RBC: Apple could fund $65+ billion annual capital return program; raises target to $140

“Apple is set to announce an update to its capital return program in April, and investment firm RBC Capital Markets believes the company could return some $65 billion to investors annually, creating yet another reason to buy into the company’s stock,” Neil Hughes reports for AppleInsider.

“Analyst Amit Daryanani issued a new research note on Thursday, a copy of which was provided to AppleInsider, announcing that he has raised his price target on shares of AAPL to $140, up from his previous prediction of $130,” Hughes reports. “Daryanani believes the company could ‘comfortably’ announce a $65-billion-plus capital return program for fiscal year 2016. He sees increases in both dividends and buybacks as a use for the company’s massive cash hoard.”

Hughes reports, “Daryanani’s expectation is that Apple will return 100 percent of its free cash flow to investors, helping to finance a 50 percent increase in its quarterly dividend to a 2 percent yield.”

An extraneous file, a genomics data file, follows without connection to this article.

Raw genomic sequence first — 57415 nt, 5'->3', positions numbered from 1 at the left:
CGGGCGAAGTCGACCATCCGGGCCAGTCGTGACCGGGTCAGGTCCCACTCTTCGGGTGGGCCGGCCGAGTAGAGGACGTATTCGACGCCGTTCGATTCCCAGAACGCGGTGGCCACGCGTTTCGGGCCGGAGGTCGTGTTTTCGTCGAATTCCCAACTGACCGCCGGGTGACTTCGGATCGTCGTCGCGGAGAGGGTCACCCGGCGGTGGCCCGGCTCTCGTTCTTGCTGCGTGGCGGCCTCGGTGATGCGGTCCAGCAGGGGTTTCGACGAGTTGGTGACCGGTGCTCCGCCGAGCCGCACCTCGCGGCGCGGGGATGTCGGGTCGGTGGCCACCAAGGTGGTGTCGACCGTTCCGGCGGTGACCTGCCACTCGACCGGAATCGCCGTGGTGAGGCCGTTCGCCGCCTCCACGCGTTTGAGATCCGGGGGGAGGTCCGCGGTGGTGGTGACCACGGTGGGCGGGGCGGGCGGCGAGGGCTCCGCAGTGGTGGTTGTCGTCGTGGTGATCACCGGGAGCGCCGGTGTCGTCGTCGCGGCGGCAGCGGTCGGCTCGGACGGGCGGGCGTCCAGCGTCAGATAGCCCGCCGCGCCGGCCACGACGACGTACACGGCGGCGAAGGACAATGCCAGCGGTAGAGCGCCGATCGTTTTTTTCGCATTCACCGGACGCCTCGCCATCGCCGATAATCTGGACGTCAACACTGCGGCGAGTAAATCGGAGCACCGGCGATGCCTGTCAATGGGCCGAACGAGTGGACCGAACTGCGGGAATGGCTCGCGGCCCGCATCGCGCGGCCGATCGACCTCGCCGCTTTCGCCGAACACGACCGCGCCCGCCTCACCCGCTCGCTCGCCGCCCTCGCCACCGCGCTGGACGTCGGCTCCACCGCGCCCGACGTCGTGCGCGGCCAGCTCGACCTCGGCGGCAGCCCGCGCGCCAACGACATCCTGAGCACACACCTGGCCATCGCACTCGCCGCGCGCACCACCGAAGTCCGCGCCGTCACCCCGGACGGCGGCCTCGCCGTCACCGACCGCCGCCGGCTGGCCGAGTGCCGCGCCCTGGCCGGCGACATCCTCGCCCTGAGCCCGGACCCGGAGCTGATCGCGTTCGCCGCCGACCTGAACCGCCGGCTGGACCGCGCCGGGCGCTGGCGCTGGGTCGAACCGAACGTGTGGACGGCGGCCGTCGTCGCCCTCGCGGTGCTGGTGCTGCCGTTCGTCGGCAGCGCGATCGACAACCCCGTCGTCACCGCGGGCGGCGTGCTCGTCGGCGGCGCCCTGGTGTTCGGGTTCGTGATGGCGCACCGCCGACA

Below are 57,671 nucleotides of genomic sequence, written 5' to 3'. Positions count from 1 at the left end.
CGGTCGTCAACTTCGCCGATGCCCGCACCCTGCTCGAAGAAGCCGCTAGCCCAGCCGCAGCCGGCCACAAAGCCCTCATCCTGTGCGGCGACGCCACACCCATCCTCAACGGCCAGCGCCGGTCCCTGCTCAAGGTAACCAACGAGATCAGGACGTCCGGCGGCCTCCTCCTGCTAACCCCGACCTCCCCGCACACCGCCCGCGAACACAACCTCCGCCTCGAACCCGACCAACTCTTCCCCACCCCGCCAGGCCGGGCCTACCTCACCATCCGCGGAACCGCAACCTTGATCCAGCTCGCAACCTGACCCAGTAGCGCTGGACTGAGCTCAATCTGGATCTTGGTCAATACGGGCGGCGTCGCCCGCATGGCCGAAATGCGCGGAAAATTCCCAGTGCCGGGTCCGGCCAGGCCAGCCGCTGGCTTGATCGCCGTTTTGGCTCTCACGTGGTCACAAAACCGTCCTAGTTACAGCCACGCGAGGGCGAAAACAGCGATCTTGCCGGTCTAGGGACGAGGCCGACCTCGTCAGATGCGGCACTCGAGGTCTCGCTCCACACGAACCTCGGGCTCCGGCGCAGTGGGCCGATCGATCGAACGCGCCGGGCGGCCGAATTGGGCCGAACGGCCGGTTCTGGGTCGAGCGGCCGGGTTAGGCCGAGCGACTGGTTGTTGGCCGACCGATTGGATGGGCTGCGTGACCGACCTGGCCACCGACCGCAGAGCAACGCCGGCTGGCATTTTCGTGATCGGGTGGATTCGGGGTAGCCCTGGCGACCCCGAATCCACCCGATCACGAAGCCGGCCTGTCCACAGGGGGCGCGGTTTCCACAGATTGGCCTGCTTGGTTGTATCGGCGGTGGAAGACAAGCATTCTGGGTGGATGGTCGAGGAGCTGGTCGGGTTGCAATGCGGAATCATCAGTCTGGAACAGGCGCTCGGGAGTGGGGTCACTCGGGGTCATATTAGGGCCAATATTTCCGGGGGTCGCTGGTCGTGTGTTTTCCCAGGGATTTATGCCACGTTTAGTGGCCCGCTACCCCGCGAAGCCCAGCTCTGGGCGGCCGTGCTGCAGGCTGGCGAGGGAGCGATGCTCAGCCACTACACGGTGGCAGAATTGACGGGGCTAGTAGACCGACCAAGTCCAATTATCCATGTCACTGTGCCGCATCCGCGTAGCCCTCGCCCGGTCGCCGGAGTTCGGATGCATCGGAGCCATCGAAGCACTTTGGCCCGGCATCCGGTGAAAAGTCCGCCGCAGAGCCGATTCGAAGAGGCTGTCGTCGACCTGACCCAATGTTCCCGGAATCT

Read more in the full article here.

[Thanks to MacDailyNews Reader “Dan K.” for the heads up.]


    1. If you really believe that then you are willing to buy the stock at that price otherwise you just live in a dream world. The stock is priced to exactly what people are willing to buy it at. Just think about it for a while.

        1. I was a bit brusque. I can’t stand the way that people evaluate AAPL so high but are completely unwilling to buy it at that price. Just who do they think will buy it at $170 today?

          1. I agree that $170 seems pricey and I probably wouldn’t buy at that price, but not too long ago you could have said $1000 seemed pretty crazy. We’re not too far from that now. Apple has been going up pretty steadily since 1997. If the company continues to maintain growth, $170 may not be unbelievable.

            1. Just who do they think will buy it at $170 TODAY?

              Yes, in time it will be worth $170 but not today. People don’t yet see its underlying value but that is how it is.

  1. I’d like to see an increase in annual dividends if it doesn’t stretch the company too thin considering most of the cash hoard is overseas. Truthfully, I’d rather have Apple put more money into long-term R&D than things that are only going to attract the Wall Street vultures. When I watch PBS series and at the end they talk about the show being funded by such and such foundations, it would give me great pride to hear Apple’s name being mentioned there some day. Those little things matter to me. I guess I’m just not that greedy an investor as most. I think Apple could do a lot more with that money than simply give it back as cash.

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